time, and Zoot and Elvin. I remember Zoot passed out completely. He never even got to play. Pepper played
this great musical afternoon we were going to make an album of it, actually. What it was was mostly a lot
of Duke Ellington stuff in a very icy, cool mode, like the frost on a bucket of champagne. It was so beautiful!
I would love to hear him in that mode. I told him, “Play all that cool Ellington stuff.” It’s an afternoon party.
We’re up in the penthouse there, all high as a kite. I said, “Let’s really do it. Do all those Billy Strayhorn
tunes.” It was a very cool, frosted-champagne afternoon.
That afternoon always stuck out in my mind as the kind of thing that Pepper should have been doing a lot
because he loved it. He was just functioning as a musician. He wasn’t an assertive guy. He didn’t want to be a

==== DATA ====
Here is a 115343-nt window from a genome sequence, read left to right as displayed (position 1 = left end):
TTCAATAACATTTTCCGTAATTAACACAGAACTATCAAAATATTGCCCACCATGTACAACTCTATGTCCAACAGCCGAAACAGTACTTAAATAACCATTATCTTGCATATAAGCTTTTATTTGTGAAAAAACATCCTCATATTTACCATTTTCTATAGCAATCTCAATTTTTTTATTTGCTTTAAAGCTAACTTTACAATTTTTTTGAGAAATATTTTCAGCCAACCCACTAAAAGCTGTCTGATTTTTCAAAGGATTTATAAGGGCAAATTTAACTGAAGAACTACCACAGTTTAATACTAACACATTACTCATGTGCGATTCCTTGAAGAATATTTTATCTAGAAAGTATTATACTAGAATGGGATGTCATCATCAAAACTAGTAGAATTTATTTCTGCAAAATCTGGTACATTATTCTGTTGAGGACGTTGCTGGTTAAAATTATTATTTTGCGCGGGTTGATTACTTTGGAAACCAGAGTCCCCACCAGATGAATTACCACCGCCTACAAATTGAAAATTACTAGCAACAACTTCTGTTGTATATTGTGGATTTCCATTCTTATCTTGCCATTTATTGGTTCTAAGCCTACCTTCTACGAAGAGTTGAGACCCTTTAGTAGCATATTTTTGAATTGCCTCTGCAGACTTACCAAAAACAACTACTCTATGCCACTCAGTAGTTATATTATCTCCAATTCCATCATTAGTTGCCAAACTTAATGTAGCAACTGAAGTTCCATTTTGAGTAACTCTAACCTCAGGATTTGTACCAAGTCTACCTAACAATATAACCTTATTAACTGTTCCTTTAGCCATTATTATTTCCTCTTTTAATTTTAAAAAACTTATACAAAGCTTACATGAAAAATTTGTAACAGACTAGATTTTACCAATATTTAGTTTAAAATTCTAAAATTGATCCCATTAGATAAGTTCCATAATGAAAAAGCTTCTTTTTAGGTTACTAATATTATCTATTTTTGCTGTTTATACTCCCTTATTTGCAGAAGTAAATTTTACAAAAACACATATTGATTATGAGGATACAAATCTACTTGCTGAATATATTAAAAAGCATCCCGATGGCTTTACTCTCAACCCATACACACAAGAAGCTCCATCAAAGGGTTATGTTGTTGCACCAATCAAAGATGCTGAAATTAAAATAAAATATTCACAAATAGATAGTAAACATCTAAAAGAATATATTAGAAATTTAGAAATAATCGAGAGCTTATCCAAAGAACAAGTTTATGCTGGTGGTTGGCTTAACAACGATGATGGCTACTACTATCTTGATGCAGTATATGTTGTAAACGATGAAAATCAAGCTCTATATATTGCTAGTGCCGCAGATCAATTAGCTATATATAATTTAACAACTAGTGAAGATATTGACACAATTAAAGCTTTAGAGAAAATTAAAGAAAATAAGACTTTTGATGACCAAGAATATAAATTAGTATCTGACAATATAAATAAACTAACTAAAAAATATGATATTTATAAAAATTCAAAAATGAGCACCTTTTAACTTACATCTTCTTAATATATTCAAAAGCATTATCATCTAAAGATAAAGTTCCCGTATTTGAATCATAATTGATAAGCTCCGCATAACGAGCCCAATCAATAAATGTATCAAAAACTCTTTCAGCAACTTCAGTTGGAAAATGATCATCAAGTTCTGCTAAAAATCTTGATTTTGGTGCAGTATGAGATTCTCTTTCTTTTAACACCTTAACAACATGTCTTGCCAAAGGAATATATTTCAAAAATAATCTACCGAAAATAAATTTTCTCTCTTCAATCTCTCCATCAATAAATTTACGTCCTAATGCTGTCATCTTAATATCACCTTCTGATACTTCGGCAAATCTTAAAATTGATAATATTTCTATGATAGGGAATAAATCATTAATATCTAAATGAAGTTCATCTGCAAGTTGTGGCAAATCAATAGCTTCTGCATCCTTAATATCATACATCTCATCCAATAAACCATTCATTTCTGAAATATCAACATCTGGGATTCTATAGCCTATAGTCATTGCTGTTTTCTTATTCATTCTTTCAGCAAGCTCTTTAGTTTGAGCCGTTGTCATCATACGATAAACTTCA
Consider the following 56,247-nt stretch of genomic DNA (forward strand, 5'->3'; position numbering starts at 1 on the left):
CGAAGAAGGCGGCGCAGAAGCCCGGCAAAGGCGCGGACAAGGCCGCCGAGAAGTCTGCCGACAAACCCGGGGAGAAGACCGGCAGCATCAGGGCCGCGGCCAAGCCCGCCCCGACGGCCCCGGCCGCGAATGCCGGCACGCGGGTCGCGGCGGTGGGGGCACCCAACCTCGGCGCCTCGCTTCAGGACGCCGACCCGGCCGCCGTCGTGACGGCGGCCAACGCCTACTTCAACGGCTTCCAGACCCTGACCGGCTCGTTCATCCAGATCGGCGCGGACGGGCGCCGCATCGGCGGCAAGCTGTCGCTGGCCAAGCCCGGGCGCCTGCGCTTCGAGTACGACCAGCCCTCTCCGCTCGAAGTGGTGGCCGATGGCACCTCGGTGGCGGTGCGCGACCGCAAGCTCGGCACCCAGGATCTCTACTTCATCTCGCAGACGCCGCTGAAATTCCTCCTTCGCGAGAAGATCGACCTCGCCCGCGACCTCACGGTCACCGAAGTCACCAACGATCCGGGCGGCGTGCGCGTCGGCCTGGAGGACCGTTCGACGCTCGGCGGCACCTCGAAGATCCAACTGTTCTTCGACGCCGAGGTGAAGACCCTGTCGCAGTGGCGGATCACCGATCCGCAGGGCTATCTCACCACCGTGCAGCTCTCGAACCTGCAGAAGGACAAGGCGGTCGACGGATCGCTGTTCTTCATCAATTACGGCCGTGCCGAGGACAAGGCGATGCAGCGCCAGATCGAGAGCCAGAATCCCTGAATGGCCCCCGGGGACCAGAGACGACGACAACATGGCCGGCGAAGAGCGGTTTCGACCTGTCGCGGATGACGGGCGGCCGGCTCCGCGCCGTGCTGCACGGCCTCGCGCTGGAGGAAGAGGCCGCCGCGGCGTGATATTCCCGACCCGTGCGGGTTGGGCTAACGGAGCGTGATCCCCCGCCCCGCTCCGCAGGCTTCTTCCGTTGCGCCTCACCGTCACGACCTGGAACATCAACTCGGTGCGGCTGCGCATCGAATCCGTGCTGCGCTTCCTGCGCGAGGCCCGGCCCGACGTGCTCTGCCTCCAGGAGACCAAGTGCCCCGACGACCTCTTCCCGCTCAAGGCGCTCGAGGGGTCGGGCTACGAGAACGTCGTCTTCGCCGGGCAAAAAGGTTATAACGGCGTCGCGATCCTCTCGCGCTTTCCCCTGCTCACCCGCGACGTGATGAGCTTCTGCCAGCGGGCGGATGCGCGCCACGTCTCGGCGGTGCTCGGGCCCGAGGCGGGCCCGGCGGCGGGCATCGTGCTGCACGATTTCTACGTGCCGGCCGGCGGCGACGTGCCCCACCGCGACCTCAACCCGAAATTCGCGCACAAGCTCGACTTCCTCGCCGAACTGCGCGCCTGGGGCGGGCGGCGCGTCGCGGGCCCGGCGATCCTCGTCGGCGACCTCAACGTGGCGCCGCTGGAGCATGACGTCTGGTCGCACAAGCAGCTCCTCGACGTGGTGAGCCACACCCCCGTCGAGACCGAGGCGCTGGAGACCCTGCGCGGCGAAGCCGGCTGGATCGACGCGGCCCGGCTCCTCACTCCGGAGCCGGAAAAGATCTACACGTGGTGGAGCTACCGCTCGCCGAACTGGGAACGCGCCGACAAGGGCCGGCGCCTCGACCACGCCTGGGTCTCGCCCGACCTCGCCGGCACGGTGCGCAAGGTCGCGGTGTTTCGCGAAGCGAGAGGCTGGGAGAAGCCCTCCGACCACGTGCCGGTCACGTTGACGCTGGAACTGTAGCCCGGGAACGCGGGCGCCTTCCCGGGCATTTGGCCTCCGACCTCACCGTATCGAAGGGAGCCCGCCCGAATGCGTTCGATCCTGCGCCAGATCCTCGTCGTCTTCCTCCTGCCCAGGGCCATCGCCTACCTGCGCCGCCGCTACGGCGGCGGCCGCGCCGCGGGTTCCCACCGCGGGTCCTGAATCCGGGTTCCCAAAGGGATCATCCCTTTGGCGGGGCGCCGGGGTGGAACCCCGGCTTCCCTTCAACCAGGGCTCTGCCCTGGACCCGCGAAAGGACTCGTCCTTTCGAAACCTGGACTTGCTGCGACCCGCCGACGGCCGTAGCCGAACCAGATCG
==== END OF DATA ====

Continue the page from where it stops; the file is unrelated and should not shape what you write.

star. He just wanted to do his own thing, but he wanted to do it under the right auspices. He didn’t want to be
in some shithouse with a bunch of nitwits. And this was a very cool audience. I remember there was a very
hip Brazilian guy who came up with his girlfriend, who was just in from Rio. (I know a lot of people, and the
kind of audience he loved, who could really dig him.) Jack Kroll of Newsweek was there. I remember Jack just
sat there, with his drink, in front of Pepper for about an hour and dug him.
I thought to myself, “This is the kind of gig that guys should always be playing.” But nobody knew
he existed! That’s the tragedy of it. This great talent. I’m telling you, after years and years in the